Four years ago, if you had asked Dr. Thomas Sherman, a practicing gastroenterologist and a representative in the New Hampshire Legislature, if he’d eventually have a part in fighting the opioid crisis in the state, he would have said no.
But for Sherman and many others in the Granite State, that changed rapidly.
Everyone has a role to play in stemming the tide of drug addiction, and the best way to combat addiction is through a collaborative, community-based response.
That was Sherman’s message for students, clinicians and other attendees at the department of nursing’s annual clinical symposium on Tuesday, Aug. 23. Titled “Spotlight on the Opioid Crisis,” the symposium brought together healthcare providers, community leaders and university students and faculty for a daylong discussion on how to treat opioid addiction in the Granite State.
“I want you to think about what your next step is — personally and professionally — in your neighborhood, in your family and in your practice, to start working on the opioid crisis,” Sherman said during his keynote address.
The symposium was the latest step in the nursing department’s efforts to combat opioid addiction.
“We should have a central role in educating our nurses and nurse practitioners to get involved in finding solutions for the opioid crisis,” said Donna Pelletier, clinical associate professor of nursing and one of the event’s organizers.
The symposium was the culmination of the department’s goal of addressing the opioid crisis across all of its programs during the 2015-2016 academic year, Pelletier said.
“It hits home with students and faculty. Everyone knows someone affected by addiction,” she added.
State officials are projecting approximately 482 opioid-related overdose deaths in 2016, a 9-percent increase from 2015, Sherman told attendees.
“Every county in the state has a problem … and everybody is involved,” he said.
And that means there are plenty of roles to fill. Sherman talked about the opioid crisis from his perspective as a practicing physician and lawmaker. The state is making strides, Sherman said, pointing to recent pieces of legislation that have made it easier for people to receive treatment for substance abuse, strengthened the state’s Prescription Drug Monitoring Program and increased access to Narcan, a drug that counteracts the effects of an opioid overdose.
Plenty of policy work remains, according to Sherman. While the New Hampshire Health Protection Program has increased access to treatment for low-income residents, state funding and resources remain scarce.
“In New Hampshire, we’re ranked 49th in the nation in terms of people who need treatment actually receiving it and 49th in funding, and we’re ranked third for rates of addiction and overdoses,” he said. “We’re at the top where we shouldn’t be and at the bottom where we shouldn’t be.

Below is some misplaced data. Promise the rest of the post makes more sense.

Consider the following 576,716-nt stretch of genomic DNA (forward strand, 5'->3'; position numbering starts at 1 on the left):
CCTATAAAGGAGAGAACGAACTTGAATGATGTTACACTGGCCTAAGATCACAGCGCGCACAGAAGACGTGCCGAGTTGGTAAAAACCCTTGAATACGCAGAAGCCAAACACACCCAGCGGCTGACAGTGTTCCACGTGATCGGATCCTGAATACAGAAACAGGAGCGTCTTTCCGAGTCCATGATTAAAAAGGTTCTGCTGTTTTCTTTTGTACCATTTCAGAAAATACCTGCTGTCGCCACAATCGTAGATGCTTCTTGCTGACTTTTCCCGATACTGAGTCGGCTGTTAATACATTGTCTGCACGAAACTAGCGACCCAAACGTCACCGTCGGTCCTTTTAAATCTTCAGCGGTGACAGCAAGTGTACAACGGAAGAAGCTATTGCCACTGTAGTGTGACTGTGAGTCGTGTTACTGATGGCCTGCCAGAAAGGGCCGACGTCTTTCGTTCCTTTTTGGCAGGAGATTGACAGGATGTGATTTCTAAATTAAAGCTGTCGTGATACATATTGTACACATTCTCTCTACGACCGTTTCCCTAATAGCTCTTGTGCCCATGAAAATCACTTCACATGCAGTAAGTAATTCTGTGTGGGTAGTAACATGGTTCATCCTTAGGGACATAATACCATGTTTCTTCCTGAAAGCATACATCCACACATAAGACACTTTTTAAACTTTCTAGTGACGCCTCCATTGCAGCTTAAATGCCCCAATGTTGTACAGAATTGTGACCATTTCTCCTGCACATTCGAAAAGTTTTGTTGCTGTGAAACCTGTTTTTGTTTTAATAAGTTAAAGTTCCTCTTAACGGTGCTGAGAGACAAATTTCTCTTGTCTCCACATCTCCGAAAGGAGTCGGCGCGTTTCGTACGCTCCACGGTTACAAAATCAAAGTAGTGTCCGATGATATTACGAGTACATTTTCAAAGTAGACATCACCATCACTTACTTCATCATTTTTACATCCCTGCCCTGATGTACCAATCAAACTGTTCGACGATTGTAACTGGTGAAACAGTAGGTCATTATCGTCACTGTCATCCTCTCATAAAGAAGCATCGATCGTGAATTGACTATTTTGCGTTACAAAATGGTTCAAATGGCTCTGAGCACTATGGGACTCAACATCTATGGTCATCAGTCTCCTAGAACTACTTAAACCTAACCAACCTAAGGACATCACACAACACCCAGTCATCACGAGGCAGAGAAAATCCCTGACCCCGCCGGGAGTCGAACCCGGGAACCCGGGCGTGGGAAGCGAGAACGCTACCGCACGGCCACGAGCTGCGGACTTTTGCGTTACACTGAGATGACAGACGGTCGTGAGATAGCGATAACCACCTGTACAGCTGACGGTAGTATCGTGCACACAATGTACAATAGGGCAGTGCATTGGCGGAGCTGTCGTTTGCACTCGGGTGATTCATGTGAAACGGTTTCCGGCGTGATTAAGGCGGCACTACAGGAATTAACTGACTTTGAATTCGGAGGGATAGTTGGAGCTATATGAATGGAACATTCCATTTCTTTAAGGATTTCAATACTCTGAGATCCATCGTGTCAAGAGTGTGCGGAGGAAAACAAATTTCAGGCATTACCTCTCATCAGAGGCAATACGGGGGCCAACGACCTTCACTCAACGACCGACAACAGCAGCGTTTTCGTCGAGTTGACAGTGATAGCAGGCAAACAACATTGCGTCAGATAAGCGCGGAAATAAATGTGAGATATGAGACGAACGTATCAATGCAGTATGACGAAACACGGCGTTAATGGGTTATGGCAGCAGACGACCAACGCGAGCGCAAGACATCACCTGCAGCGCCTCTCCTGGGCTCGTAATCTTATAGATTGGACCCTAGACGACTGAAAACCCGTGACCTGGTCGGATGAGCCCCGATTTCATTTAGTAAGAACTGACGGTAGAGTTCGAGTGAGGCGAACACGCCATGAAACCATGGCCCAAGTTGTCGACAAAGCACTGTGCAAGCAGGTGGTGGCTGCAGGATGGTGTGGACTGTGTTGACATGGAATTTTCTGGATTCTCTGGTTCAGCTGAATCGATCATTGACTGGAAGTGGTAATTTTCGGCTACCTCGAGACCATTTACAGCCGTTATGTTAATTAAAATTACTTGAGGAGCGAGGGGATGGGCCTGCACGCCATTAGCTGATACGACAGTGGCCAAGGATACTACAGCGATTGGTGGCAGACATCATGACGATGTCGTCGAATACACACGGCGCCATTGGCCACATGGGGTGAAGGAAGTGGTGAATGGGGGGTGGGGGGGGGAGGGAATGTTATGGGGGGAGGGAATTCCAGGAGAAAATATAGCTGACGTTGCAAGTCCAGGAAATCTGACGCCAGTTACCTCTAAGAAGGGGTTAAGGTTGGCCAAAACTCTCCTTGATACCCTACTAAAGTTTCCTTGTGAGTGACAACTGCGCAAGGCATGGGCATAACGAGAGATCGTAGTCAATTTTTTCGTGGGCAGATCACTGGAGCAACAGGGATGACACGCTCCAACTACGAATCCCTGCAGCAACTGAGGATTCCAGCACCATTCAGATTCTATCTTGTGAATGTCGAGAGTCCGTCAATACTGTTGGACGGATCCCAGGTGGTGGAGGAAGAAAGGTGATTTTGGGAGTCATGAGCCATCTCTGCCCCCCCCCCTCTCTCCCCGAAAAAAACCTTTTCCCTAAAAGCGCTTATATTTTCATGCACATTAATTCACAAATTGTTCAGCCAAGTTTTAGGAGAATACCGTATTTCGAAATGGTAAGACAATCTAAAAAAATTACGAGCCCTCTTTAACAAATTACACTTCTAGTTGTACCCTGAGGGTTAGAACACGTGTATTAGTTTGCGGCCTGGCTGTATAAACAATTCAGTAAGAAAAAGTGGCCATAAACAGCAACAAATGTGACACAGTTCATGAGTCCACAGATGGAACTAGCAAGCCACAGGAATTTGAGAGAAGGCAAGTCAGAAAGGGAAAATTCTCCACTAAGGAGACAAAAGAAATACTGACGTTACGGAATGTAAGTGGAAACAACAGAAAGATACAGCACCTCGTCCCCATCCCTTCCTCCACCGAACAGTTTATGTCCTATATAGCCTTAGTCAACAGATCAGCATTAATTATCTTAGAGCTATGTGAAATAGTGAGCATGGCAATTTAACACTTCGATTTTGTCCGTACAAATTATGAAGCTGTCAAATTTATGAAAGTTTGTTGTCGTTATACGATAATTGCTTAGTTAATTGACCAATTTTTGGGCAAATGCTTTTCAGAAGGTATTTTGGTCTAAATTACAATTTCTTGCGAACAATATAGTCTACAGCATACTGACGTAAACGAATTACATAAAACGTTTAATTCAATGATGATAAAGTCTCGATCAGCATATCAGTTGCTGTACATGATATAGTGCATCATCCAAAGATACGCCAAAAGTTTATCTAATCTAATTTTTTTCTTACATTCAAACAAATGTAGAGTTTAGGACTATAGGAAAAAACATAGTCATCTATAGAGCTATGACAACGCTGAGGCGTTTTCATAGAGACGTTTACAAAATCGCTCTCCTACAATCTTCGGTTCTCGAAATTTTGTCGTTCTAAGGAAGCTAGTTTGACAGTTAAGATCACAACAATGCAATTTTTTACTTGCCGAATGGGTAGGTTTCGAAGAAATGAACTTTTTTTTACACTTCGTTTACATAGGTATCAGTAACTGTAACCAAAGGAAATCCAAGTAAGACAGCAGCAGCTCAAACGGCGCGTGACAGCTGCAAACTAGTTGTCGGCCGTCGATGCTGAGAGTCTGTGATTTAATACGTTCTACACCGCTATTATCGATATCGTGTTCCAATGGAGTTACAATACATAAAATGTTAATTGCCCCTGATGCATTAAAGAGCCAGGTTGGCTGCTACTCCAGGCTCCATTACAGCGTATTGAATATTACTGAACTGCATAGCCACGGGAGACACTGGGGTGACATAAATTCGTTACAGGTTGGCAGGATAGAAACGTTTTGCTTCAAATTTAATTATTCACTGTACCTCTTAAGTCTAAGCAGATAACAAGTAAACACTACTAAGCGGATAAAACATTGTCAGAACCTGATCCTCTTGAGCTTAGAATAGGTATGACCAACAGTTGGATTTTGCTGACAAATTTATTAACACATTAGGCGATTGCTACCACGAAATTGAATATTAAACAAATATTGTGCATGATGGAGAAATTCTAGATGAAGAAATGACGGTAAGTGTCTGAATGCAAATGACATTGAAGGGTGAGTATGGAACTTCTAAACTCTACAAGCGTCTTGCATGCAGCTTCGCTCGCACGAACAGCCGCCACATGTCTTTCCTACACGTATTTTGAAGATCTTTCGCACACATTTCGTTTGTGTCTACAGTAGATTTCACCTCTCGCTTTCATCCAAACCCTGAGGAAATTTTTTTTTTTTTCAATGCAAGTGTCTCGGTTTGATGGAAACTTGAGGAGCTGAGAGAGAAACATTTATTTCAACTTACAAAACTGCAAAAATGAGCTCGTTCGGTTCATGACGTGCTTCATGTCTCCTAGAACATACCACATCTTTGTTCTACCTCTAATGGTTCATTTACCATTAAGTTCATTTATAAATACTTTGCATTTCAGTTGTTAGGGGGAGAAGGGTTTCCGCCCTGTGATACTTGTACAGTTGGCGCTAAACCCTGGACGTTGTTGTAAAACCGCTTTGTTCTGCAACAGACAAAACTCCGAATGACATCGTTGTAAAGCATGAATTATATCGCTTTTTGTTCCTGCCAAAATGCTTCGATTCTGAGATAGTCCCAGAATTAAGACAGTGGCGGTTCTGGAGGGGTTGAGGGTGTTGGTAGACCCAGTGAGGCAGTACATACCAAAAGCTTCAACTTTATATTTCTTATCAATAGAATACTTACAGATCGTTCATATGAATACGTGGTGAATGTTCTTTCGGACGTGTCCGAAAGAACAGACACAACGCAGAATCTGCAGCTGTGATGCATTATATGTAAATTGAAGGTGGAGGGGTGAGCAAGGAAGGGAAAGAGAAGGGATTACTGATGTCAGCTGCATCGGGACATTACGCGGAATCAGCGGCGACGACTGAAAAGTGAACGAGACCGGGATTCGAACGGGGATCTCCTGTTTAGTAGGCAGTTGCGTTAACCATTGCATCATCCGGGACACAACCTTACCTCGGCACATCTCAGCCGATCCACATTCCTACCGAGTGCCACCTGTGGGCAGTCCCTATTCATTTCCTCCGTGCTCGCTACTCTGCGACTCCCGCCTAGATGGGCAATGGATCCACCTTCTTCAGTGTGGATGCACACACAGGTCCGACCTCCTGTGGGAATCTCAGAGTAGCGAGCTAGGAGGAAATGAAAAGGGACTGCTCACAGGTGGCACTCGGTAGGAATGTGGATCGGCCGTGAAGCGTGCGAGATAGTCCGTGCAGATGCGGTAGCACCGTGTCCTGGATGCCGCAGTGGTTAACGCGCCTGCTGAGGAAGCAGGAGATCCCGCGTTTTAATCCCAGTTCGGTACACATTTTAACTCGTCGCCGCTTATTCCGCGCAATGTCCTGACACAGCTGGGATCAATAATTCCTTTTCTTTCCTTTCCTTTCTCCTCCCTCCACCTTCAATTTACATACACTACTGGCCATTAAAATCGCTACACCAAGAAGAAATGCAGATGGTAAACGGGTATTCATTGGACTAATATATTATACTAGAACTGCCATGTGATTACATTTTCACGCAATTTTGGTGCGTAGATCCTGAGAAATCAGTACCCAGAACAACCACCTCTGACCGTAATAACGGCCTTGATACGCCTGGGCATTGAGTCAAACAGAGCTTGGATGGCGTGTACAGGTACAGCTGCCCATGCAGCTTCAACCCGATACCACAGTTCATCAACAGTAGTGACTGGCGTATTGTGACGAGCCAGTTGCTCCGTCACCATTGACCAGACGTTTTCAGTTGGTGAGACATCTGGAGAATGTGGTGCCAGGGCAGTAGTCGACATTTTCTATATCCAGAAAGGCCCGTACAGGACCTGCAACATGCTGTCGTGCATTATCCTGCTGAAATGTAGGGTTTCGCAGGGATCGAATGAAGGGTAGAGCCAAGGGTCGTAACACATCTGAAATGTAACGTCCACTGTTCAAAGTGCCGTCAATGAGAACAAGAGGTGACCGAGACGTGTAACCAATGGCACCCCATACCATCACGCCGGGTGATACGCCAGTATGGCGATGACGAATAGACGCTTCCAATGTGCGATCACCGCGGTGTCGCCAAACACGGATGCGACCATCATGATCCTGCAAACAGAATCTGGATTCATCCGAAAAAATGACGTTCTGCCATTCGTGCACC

Reversing that means changing attitudes about addiction, and during the symposium, Robert Mair, professor of psychology, presented an overview on the neuroscience behind addiction that examined the complex changes that occur once addiction takes hold.
According to the nursing department’s Pelletier, discussions about science and health policy are a complementary part of the department and the university’s mission. “We want our students actively engaged in health policy,” she said. “We’re out in the community all the time, as are other programs at UNH, and through grass-roots efforts and legislation, we’re really able to affect changes in health policy.”
Grass-roots initiatives and community engagement were a prominent theme for the day.
Kathryn Davis of Catholic Medical Center in Manchester, Megan Baston of Elliot Hospital in Manchester and Jason Lucey of Wentworth-Douglass Hospital in Dover took part in an interdisciplinary panel on local responses to the opioid crisis. Lucey is involved in a number of addiction treatment initiatives on the Seacoast, including a pair of recovery centers set to open in Durham and Rochester.
“It’s going to take the whole village — we as healthcare providers need to step out of the exam room and start working with patients beyond those 15-minute visits,” Lucey said.
That community spirit was on display as the symposium ended. The day’s final presentation was from nurse Kerry Norton, Dr. Colene Arnold and Abi Lizotte, who are working together to open Hope on Haven Hill, a recovery center based in Rochester that will help pregnant women with addiction. Hope on Haven Hill will open in October, Pelletier said.
By the end of the presentation, students and clinicians were “signing up left and right to help out.”
“We want our students to give back to the community, to use the knowledge they have,” Pelletier said. “We want to see that they’re out there and making a difference.”
Source: UNH Today